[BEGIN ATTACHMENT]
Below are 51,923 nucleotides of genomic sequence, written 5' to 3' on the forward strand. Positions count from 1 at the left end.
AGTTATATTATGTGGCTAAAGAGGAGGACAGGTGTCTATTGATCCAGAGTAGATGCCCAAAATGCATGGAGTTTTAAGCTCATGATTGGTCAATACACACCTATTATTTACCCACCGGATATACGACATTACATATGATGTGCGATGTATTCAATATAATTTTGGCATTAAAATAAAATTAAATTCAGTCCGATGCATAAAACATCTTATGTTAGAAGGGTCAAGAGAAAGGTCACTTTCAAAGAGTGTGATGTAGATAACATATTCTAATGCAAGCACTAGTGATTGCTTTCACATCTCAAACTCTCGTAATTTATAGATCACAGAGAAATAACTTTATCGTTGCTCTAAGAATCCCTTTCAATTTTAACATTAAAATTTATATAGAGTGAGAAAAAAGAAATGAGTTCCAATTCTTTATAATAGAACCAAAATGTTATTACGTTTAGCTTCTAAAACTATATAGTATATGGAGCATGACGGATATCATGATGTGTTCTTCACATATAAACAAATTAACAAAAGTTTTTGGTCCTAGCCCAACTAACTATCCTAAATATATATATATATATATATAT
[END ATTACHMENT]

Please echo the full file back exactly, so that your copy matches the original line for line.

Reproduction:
Below are 51,923 nucleotides of genomic sequence, written 5' to 3' on the forward strand. Positions count from 1 at the left end.
AGTTATATTATGTGGCTAAAGAGGAGGACAGGTGTCTATTGATCCAGAGTAGATGCCCAAAATGCATGGAGTTTTAAGCTCATGATTGGTCAATACACACCTATTATTTACCCACCGGATATACGACATTACATATGATGTGCGATGTATTCAATATAATTTTGGCATTAAAATAAAATTAAATTCAGTCCGATGCATAAAACATCTTATGTTAGAAGGGTCAAGAGAAAGGTCACTTTCAAAGAGTGTGATGTAGATAACATATTCTAATGCAAGCACTAGTGATTGCTTTCACATCTCAAACTCTCGTAATTTATAGATCACAGAGAAATAACTTTATCGTTGCTCTAAGAATCCCTTTCAATTTTAACATTAAAATTTATATAGAGTGAGAAAAAAGAAATGAGTTCCAATTCTTTATAATAGAACCAAAATGTTATTACGTTTAGCTTCTAAAACTATATAGTATATGGAGCATGACGGATATCATGATGTGTTCTTCACATATAAACAAATTAACAAAAGTTTTTGGTCCTAGCCCAACTAACTATCCTAAATATATATATATATATATATAT